I like Montblancs. And not just through brand snobbery. I enjoy the classic designs like the 149, as well as many of the various special and limited editions (though they’re often well beyond my budget). Of my core collection of 20 pens, I now count three Montblancs: the retractable Heritage 1912, the Diplomat 149 in platinum trim, and now this: the Heritage Rouge et Noir.
I tried out the Rouge et Noir in passing over a year ago, in an airport boutique. I dismissed it out of hand as being way too skinny. And indeed this is an incredibly slim pen, along its full length. It reminds me of the Kaweco Liliput.
Blast from the past
Once you get past the proportions, this is a very distinctive design. Like the 1912, it’s part of Montblanc’s Heritage collection, and is designed to echo a 1906 model of the same name. It also looks like the Agatha Christie special edition that has gone on a serious diet. The heritage touches abound, from a retro ‘MONT BLANC’ engraved logo on the cap:
To a cream-and-red snowcap:
And the aged-metal snake clip, which winds poetically around the cap:
The snake motif is repeated on the small rhodium nib, and I have to say it makes for one of my favourite nib designs.
At this point it’s worth noting that my Rouge et Noir is the basic black version. It also comes in coral and tropic brown special editions (each with jewelled snake eyes on the clip), a spider web version, and a hard rubber edition with a slightly different section and much higher price.
I find the design surprisingly attractive, perhaps because it’s so different to my other pens. The Rouge et Noir is long, and the cap is extremely short (it doesn’t post). Almost all of the design details are on the cap, meaning the pen itself is sleek and unfussy when uncapped.
All you’ll find is a thin metal ring separating the piston filler knob from the barrel, a curved stepdown to the brushed steel section (which has a mildly annoying little ridge), and just a short set of threads almost at the end of the section. The cap screws on in 1.75 turns, and capping is a pleasure because the threads are wonderful.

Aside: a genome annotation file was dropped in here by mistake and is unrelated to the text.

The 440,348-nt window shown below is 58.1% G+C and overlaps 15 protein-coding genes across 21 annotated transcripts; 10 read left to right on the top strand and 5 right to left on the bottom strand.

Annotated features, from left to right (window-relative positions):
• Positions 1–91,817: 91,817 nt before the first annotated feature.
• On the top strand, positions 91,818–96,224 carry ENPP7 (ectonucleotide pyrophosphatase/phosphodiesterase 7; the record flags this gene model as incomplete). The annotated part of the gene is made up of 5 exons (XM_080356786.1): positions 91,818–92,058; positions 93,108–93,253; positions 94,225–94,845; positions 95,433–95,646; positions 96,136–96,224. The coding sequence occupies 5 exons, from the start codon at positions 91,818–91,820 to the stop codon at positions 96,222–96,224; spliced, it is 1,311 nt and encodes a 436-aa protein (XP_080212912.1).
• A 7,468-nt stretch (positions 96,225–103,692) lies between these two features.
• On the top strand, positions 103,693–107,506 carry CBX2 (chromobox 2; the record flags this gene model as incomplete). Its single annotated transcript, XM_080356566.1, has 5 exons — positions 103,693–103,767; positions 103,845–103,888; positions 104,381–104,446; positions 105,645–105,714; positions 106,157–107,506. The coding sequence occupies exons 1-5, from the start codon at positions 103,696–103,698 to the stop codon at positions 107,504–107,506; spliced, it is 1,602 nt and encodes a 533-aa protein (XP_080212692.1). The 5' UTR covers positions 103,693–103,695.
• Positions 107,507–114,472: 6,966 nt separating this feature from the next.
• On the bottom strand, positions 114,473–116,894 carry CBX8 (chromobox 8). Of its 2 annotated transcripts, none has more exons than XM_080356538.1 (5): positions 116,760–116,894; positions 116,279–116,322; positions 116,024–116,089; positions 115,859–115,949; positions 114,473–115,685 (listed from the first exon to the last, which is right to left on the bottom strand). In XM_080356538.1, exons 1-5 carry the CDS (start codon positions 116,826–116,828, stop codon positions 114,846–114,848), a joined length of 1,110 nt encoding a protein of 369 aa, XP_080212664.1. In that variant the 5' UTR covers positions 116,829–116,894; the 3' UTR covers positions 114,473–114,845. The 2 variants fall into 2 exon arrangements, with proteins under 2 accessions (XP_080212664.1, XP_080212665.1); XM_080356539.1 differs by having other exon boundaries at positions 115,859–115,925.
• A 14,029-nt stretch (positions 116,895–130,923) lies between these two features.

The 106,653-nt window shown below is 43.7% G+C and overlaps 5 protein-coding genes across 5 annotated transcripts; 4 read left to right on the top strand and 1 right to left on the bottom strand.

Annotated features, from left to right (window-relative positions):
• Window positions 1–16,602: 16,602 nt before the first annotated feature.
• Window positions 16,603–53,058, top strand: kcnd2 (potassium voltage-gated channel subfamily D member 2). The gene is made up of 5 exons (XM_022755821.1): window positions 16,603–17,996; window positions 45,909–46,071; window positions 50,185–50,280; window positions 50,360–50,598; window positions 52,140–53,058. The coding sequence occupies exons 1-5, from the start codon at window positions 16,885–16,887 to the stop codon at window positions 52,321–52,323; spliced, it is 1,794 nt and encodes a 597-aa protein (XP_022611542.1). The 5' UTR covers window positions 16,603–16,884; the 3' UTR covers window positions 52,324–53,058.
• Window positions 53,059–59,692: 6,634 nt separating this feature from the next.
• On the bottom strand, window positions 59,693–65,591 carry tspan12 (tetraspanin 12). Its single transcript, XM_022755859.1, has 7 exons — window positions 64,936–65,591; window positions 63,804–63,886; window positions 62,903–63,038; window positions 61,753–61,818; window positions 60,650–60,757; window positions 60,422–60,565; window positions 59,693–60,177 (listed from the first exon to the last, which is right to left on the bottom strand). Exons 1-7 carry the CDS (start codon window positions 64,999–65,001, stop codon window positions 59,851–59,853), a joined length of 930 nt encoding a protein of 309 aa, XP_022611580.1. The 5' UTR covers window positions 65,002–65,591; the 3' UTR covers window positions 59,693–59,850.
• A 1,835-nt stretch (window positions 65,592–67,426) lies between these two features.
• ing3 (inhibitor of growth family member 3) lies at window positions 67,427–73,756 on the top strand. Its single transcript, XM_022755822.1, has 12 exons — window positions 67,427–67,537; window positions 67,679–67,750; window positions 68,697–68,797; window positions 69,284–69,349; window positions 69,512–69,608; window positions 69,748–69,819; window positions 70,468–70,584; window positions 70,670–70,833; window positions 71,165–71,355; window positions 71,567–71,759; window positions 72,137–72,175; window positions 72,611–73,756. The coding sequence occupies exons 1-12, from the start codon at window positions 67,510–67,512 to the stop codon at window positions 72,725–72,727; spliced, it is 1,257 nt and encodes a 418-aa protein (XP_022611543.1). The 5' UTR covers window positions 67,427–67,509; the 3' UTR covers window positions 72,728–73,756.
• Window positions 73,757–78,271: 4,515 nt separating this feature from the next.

In the hand the Rouge et Noir is very dense. It’s much like the 1912 in that regard: beneath the lacquer must be brass, plus there’s the weight of the metal section. Even with the snake clip, the cap is light by comparison.
Due to the weight and length of the pen, it sits better in the hand than it should, and the balance point is exactly at the midpoint. The section is only a little slippery and the fact that it’s metal doesn’t bother me. But anyway, this is a pen that you balance or cradle — it’s far too thin for me to grip properly without getting cramp. Luckily, the Rouge et Noir writes under its own weight, so the whole experience becomes rather delicate and scalpel-like. No pressure.
Filling is via piston, which runs fairly smoothly. There’s no ink window, but since mine is an extra fine, I’m not too plagued by range anxiety.
Scalpel-like writing experience
Now, on to that nib. Snake decoration aside, it’s exactly the same nib and feed as the 1912, right down to the triangular breather hole.
Like the 1912, it’s bouncy if you press, but I do not press this nib. I pulled the trigger on this pen because it’s a factory EF, and it does not benefit from pressure.
It is a great nib if you write lightly and benefit from its smooth, slightly stubby grind, which lays down a true EF line with moderate flow. What I had in my head when I pressed the ‘buy’ button was a superlative fine note taker, with an agile slim body and a needlepoint nib. That’s exactly what I got, and it’s the most precise writing instrument I own today.
The Rouge et Noir retails at 550 GBP, more for the coral, brown and other editions. It’s harder to get your head around paying this much for a small pen than for something huge like a 149, or than for a design so obviously complicated as the 1912.
But this is a gem of a nib and a unique design, and a worthy addition to my Montblanc trio. Which now resembles Bunce, Boggis and Bean from Fantastic Mr Fox. Hmmm.